The nomination and all but certain seating of Amy Coney Barrett as a Supreme Court Justice are fascinating on several fronts.
First and most obviously, it presents the opportunity for soundly overturning Roe v. Wade. While the Court already had a “conservative” majority, Catholic Chief Justice John Roberts was anything but a sure vote to do so, and another justice or so may have sided with Roe on purely legal principles.
Now conservative Christians rule the roost by a 6-3 margin, or soon will.
Is there any chance Barrett might not vote to overturn it?
It also presents Christians with a strong bulwark, at least for a time period, against the kind of infringements into religious rights that had developed under the previous White House Administration — making Catholic voters do things such as bake cakes for gay weddings despite religious — despite Biblical — precepts. Or making Catholic organizations, or trying to make Catholic organizations, provide for birth control or even abortion in employee health-care plans, including organizations run by nuns. We were headed toward the forced hiring of folks who violate traditional Christian morals (such as active heterosexuals who live together out of wedlock or active homosexuals and trangenders). Now such matters will head to a Court strongly in the grips of Justices who will vote by all odds to protect such rights.
This was critical. If Joseph Biden wins, his vice president and almost certainly a prime possibility for future president would be Kamala Harris, who would take the nation back to the atmosphere of the previous White House. Translation: Kamala is not very conservative-Christian friendly.
Importantly, Catholicism is suddenly very relevant politically. That never hurts. Packing the Supreme Court with pro-life defenders of religious freedom was a prime and in some cases sole reason many voted for the current occupant of the White House.
But there are other considerations to the elevation of Barrett.
It pushes to the fore the common ground Catholics and Protestants/Evangelicals and other Christian denominations share or should share. Barrett belongs to a religious community that includes “Roman Catholics, Lutherans, Episcopalians, Methodists, Pentecostals, Presbyterians and other denominational and nondenominational Christians,” according to its website.
Evangelicals, Pentecostal types, and Baptists who long have denounced Catholics for “Mary worship” and have called the Pope (whoever that may be at the time) an “anti-christ,” are seeing that when it comes to the real battles to be fought, when push comes to shove, Catholics are and always have been at the front lines of morality, and that all Christians need to be on the same side when the wolf is at the door. Non-Catholic Christians can stop pretending that “Catholics” are not “Christians.”
A fact often ignored: the Bible, so central to Evangelicals (as it should be), was formulated by Catholics. Many Evangelicals are now learning how deeply Christianity goes among Catholics. (In no denomination does it run as deeply.)
As a member of the small group of charismatic Catholics/Protestants/Evangelicals called People of Praise, Barrett has also thrust the charismatic aspect of Christianity — for instance, speaking in tongues, if they are like other charismatics and speak in tongues, and certainly much deliverance ministry — into the spotlight. A Justice who speaks in tongues? Who casts out the devil?!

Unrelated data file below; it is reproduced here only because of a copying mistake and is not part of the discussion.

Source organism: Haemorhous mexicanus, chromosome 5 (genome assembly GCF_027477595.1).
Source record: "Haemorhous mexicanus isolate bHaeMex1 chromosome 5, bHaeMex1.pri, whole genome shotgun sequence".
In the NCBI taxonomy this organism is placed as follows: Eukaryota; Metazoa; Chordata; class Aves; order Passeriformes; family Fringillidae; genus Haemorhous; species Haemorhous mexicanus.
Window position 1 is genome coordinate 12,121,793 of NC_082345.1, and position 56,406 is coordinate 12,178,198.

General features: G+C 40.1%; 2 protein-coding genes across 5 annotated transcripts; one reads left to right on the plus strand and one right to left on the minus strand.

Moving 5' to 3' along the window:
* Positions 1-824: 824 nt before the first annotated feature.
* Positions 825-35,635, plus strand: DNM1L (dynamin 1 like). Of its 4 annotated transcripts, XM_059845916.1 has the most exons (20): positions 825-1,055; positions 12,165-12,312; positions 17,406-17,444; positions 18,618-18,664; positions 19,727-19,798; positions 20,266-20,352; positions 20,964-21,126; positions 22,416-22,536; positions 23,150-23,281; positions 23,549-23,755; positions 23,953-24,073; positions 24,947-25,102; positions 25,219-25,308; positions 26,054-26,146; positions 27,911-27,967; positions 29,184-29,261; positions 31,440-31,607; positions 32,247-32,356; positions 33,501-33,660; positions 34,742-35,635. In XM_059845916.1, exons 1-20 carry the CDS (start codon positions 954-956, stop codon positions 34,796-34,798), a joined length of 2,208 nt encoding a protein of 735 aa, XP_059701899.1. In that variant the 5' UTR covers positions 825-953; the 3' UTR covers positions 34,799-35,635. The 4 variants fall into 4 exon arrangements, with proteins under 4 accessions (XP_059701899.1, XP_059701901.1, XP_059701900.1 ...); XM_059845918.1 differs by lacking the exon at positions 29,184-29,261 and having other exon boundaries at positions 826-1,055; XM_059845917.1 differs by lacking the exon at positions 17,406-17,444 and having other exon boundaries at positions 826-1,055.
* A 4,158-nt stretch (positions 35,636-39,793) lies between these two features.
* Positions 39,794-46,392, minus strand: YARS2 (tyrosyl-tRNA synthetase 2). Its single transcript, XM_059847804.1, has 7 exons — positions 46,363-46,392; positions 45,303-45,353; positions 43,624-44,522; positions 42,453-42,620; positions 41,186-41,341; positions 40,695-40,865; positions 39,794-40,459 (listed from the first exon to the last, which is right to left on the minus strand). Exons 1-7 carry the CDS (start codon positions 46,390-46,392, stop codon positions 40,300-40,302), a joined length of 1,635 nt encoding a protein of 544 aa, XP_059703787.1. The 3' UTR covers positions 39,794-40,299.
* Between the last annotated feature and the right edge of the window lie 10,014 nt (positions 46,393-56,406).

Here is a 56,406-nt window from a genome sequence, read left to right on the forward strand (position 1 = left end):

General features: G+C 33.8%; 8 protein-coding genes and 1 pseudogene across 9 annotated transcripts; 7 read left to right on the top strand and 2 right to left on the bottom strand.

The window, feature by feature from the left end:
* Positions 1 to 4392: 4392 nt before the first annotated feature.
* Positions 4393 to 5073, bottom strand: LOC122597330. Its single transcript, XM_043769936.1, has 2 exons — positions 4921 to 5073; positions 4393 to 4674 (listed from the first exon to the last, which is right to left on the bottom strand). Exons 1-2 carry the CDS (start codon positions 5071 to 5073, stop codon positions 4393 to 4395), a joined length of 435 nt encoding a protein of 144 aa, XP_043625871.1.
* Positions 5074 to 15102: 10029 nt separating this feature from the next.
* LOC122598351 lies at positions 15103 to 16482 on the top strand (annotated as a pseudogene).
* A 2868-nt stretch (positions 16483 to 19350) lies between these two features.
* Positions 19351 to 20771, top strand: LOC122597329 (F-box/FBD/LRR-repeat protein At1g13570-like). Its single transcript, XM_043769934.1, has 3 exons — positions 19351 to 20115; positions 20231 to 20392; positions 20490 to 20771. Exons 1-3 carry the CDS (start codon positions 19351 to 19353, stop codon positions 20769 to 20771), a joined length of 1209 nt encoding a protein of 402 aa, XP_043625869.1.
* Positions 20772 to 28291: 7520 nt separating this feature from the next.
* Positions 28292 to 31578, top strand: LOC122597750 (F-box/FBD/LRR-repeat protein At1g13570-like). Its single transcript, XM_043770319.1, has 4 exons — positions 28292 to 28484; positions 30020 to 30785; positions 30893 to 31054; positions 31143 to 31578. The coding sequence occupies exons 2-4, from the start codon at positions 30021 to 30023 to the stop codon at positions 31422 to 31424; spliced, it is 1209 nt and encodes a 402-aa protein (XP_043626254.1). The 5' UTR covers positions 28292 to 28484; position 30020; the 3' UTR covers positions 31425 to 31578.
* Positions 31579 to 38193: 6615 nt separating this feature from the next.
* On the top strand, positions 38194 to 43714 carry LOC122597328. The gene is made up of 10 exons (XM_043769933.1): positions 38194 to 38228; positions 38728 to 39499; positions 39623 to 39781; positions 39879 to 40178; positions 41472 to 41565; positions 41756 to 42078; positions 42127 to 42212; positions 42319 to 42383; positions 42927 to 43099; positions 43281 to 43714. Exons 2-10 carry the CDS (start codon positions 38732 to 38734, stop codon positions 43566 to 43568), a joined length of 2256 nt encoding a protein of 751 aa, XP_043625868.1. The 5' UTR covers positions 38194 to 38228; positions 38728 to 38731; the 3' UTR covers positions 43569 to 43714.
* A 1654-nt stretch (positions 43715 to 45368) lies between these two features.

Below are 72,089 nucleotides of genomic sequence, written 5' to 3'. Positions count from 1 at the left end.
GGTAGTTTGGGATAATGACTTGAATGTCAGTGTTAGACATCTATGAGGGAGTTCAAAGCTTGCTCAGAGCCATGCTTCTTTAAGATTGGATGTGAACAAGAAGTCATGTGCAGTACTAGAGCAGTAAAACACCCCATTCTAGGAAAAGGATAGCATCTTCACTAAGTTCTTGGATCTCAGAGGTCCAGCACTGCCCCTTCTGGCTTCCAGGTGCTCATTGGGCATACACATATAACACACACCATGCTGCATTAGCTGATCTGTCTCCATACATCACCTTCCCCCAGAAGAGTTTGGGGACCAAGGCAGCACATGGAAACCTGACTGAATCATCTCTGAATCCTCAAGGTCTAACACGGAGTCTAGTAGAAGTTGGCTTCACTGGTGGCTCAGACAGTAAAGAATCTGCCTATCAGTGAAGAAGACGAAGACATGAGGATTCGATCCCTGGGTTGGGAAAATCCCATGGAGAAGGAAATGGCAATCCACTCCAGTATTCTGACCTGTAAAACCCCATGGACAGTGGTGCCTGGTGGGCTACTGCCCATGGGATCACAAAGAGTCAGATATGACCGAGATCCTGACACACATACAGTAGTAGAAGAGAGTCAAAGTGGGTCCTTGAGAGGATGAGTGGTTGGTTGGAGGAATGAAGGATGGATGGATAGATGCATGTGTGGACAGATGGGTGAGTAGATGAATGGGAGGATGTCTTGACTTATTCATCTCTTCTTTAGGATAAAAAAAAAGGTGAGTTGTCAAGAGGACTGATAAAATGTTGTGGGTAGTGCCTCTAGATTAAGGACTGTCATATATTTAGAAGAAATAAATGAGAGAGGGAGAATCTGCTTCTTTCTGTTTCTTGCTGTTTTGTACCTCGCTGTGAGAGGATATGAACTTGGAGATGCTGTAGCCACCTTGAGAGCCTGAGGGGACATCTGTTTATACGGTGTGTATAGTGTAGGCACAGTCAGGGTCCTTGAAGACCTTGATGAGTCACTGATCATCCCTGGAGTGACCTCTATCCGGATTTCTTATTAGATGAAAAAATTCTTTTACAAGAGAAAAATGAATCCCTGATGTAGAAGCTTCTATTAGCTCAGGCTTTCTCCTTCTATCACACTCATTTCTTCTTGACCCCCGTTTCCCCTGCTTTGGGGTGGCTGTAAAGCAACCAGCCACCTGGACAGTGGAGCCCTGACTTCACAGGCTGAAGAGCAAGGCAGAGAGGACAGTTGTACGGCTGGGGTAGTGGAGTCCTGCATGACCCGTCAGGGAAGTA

This is fascinating not only for the benefit to the practice of such charisms (to those who perceive such benefits), but also in how her charismatic and ecumenical aspect will be received by archconservative or traditionalists who staunchly support pro-life Justices like Barrett but long have held charismatic Catholicism at arm’s length and outright disdain ecumenism. There are indications that Pope Francis is likewise charismatic.
The People of Praise website describes itself this way: “Our commitment is a full commitment, a commitment that involves our whole lives. We are not simply committing ourselves to certain activities or obligations, but we are committing ourselves to a relationship which reaches to everything in our lives. We may not do everything together or live together in one place, but we do put our whole lives in common and make them available for the mission the Lord has called the body to, and to the service of our brothers and sisters.” No controversy there.
What a testament she is to the great state of Louisiana — a true stronghold for the Faith, inch for inch the most Catholic state in the U.S. (though Arizona and parts of Texas are quickly rising).
For certain, Louisiana knows how to raise devout and very Marian Catholics. It will be interesting to see if Barrett has a strong devotion to the Blessed Mother (Louisiana sure does!).
She’s from Metairie — near the shrine that houses Our Lady of Prompt Succor, who, it seems, has once more come to the rescue of this nation, at least in the way, hopefully, of Barrett.
Hats off to Louisiana. Hats off to Metairie and New Orleans, where we have been privileged to do a good number of retreats, one with the late great Archbishop Philip Hannan, who would be tremendously thrilled at what is now occurring, at least judicially.